US4350704 *Feb 17, 1981Sep 21, 1982Warner-Lambert CompanySubstituted acyl derivatives of octahydro-1H-indole-2-carboxylic acids
US4542234 *Oct 6, 1983Sep 17, 1985Usv Pharmaceutical Corp.Process for the separation of (S,S) diastereoisomers
US4596791 *Jan 10, 1985Jun 24, 1986Usv Pharmaceutical Corp.Containing heterocyclic fused ring
DE3303344A1 *Feb 2, 1983Aug 2, 1984Hoechst AgVerfahren zur herstellung von n-alkylierten aminosaeuren und deren estern
EP0049605A1 *Oct 1, 1981Apr 14, 1982Warner-Lambert CompanySubstituted acyl derivatives of 1,2,3,4-tetrahydroisoquinoline-3-carboxylic acids, salts thereof, pharmaceutical compositions containing the derivatives or salts, and the production of the same
JPS5917244A * Title not available
JPS6013715A * Title not available
Referenced by
Citing PatentFiling datePublication dateApplicantTitle
US5234612 *Mar 28, 1991Aug 10, 1993Bp Chemicals (Additives) LimitedMichael condensation of alkyl acrylate to an amine, ester interchange
US5905152 *Aug 6, 1997May 18, 1999Schering CorporationPreparation of aminomethyl-phenylimidazoles
US6335461 *Feb 29, 2000Jan 1, 2002Ajinomoto Co., Inc.Extracting with specified organic solvent from aqueous reaction solution or slurry, further purifying by crystallization, chromatography, extraction or absorption on activated charcoal
US6562995Dec 21, 2000May 13, 2003Beacon Laboratories, Inc.Amidomethyl esters, carbonylmercaptomethyl esters, keto-containing esters, amidomethyl thioesters, amidomethyl amides, and methylene dithioesters are disclosed. The novel compounds have two carbonyl groups connected by a linking moiety having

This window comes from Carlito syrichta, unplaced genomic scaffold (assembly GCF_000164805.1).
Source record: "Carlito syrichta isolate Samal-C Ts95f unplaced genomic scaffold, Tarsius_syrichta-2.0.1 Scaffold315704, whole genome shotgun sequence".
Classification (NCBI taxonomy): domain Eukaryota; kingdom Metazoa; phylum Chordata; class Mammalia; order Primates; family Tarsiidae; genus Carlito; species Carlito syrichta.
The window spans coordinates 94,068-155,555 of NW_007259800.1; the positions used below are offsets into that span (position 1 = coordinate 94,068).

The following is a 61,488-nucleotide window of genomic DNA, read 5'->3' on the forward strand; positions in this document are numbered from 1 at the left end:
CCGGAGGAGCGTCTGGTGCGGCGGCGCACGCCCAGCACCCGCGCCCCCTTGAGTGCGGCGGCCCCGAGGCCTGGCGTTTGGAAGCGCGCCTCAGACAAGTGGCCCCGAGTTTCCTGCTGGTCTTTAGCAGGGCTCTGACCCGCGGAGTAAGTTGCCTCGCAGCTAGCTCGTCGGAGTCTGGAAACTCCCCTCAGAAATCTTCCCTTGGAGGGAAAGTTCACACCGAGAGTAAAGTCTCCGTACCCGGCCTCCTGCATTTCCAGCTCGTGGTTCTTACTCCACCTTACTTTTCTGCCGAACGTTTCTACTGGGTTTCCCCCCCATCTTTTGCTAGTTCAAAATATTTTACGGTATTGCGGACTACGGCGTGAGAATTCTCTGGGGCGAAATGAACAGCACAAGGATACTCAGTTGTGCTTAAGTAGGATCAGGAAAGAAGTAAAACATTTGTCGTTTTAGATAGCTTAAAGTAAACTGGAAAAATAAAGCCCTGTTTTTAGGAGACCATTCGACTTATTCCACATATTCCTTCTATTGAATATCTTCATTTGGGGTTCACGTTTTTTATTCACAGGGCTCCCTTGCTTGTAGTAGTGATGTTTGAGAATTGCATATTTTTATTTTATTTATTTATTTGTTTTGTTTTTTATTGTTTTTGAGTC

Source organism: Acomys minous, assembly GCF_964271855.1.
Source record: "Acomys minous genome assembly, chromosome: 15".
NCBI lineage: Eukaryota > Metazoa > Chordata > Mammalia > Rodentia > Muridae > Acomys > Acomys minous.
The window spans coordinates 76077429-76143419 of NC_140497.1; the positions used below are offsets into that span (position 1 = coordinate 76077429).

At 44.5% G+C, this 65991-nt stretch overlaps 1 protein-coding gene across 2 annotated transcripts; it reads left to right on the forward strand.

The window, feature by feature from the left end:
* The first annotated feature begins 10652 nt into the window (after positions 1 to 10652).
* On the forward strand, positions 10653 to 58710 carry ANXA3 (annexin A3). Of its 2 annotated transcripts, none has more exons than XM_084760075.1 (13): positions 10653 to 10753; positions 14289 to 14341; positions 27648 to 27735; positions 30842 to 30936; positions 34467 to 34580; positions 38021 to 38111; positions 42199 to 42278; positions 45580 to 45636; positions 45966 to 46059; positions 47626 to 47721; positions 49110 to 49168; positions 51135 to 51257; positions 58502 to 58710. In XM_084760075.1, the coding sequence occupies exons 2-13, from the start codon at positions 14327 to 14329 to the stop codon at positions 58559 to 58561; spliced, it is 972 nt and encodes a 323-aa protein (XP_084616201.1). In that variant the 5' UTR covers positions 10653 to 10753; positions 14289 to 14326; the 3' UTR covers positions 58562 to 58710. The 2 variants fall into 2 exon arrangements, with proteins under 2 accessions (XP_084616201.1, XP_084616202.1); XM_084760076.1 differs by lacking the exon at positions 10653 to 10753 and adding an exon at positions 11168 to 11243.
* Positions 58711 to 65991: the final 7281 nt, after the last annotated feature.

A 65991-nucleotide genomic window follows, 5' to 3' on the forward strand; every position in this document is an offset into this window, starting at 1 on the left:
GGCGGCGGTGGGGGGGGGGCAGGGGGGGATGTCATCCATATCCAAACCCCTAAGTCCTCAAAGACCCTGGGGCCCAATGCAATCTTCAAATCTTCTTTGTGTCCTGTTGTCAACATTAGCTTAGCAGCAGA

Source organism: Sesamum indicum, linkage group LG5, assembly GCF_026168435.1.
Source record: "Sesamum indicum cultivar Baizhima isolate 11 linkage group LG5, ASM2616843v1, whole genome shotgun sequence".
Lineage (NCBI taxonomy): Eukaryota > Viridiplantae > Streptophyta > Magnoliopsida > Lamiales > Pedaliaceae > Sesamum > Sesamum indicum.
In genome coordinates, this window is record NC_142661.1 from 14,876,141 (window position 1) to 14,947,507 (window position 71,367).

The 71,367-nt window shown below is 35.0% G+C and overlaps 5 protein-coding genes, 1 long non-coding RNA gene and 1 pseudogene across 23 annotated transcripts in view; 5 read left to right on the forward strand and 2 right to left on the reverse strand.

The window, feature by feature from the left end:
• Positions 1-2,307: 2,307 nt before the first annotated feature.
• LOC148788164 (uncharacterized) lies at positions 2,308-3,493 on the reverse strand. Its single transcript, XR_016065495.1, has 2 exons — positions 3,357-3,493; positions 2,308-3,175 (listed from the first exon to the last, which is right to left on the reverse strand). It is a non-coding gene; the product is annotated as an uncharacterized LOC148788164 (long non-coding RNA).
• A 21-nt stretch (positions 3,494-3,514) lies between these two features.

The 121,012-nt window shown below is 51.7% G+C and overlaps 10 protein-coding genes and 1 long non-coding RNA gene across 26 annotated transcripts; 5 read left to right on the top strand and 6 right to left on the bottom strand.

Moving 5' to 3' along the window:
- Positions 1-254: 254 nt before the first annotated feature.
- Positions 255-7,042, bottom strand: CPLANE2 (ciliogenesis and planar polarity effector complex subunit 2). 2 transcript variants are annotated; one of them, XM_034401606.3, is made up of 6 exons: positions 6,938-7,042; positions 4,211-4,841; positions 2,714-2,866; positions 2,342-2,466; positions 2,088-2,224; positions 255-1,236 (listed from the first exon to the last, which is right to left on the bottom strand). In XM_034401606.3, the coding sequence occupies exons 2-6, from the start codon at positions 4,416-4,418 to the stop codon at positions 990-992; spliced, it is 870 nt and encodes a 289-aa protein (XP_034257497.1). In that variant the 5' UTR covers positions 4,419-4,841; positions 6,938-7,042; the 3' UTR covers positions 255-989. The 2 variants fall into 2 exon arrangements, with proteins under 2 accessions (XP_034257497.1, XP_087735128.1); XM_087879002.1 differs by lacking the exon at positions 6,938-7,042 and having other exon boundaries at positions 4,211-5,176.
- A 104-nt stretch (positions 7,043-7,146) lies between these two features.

US6667341May 17, 2001Dec 23, 2003Beacon Laboratories, Inc.Amidomethyl esters, carbonylmercaptomethyl esters, keto-containing esters, amidomethyl thioesters, amidomethyl amides, and methylene dithioesters; anticancer agents, hemological disorders, and inherited metabolic disorders
US6699902Jan 28, 2002Mar 2, 2004Beacon Laboratories, Inc.Anticancer agents
US6720445Dec 21, 2000Apr 13, 2004Beacon Laboratories, Inc.Acetyloxymethyl esters and methods for using the same
WO1997016407A1 *Oct 22, 1996May 9, 1997Gordon Neil JamesBeta-amino ester compounds of perfume alcohols
Classifications
U.S. Classification548/336.1, 560/40, 560/173, 560/155, 560/38, 560/34, 560/39, 560/168, 560/169, 548/339.1
International ClassificationC07C227/08
Cooperative ClassificationC07C227/08
European ClassificationC07C227/08
Legal Events
DateCodeEventDescription
Apr 8, 2003FPAYFee payment
Year of fee payment: 12
Mar 29, 1999FPAYFee payment
Year of fee payment: 8
Mar 23, 1995FPAYFee payment
Year of fee payment: 4
Mar 23, 1993CCCertificate of correction